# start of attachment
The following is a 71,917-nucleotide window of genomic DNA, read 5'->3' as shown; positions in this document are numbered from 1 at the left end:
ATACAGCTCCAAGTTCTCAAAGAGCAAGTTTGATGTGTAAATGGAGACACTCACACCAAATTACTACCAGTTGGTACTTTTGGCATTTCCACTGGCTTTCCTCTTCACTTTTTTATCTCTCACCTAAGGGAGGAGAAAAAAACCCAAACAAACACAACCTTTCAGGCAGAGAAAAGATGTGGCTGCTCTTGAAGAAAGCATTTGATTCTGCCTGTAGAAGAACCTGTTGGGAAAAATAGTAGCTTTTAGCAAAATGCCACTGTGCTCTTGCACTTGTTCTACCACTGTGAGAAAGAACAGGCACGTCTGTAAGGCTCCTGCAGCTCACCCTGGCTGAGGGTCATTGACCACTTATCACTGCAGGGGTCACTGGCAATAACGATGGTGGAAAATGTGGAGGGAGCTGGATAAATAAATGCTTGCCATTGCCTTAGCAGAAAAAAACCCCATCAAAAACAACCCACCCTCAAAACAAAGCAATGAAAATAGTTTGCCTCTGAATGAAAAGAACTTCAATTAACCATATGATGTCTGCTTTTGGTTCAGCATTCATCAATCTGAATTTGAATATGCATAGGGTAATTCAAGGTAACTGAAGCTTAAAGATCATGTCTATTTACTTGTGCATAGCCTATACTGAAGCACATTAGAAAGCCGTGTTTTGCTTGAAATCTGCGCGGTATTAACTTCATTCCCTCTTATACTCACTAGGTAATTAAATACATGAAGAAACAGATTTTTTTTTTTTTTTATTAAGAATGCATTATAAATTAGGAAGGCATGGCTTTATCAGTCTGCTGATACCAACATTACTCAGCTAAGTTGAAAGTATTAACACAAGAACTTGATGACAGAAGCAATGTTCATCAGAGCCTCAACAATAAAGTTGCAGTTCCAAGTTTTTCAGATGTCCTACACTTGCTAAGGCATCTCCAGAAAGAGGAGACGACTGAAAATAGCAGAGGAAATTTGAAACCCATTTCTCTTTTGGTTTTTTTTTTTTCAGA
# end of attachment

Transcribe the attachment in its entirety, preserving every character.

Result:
The following is a 71,917-nucleotide window of genomic DNA, read 5'->3' as shown; positions in this document are numbered from 1 at the left end:
ATACAGCTCCAAGTTCTCAAAGAGCAAGTTTGATGTGTAAATGGAGACACTCACACCAAATTACTACCAGTTGGTACTTTTGGCATTTCCACTGGCTTTCCTCTTCACTTTTTTATCTCTCACCTAAGGGAGGAGAAAAAAACCCAAACAAACACAACCTTTCAGGCAGAGAAAAGATGTGGCTGCTCTTGAAGAAAGCATTTGATTCTGCCTGTAGAAGAACCTGTTGGGAAAAATAGTAGCTTTTAGCAAAATGCCACTGTGCTCTTGCACTTGTTCTACCACTGTGAGAAAGAACAGGCACGTCTGTAAGGCTCCTGCAGCTCACCCTGGCTGAGGGTCATTGACCACTTATCACTGCAGGGGTCACTGGCAATAACGATGGTGGAAAATGTGGAGGGAGCTGGATAAATAAATGCTTGCCATTGCCTTAGCAGAAAAAAACCCCATCAAAAACAACCCACCCTCAAAACAAAGCAATGAAAATAGTTTGCCTCTGAATGAAAAGAACTTCAATTAACCATATGATGTCTGCTTTTGGTTCAGCATTCATCAATCTGAATTTGAATATGCATAGGGTAATTCAAGGTAACTGAAGCTTAAAGATCATGTCTATTTACTTGTGCATAGCCTATACTGAAGCACATTAGAAAGCCGTGTTTTGCTTGAAATCTGCGCGGTATTAACTTCATTCCCTCTTATACTCACTAGGTAATTAAATACATGAAGAAACAGATTTTTTTTTTTTTTTATTAAGAATGCATTATAAATTAGGAAGGCATGGCTTTATCAGTCTGCTGATACCAACATTACTCAGCTAAGTTGAAAGTATTAACACAAGAACTTGATGACAGAAGCAATGTTCATCAGAGCCTCAACAATAAAGTTGCAGTTCCAAGTTTTTCAGATGTCCTACACTTGCTAAGGCATCTCCAGAAAGAGGAGACGACTGAAAATAGCAGAGGAAATTTGAAACCCATTTCTCTTTTGGTTTTTTTTTTTTCAGA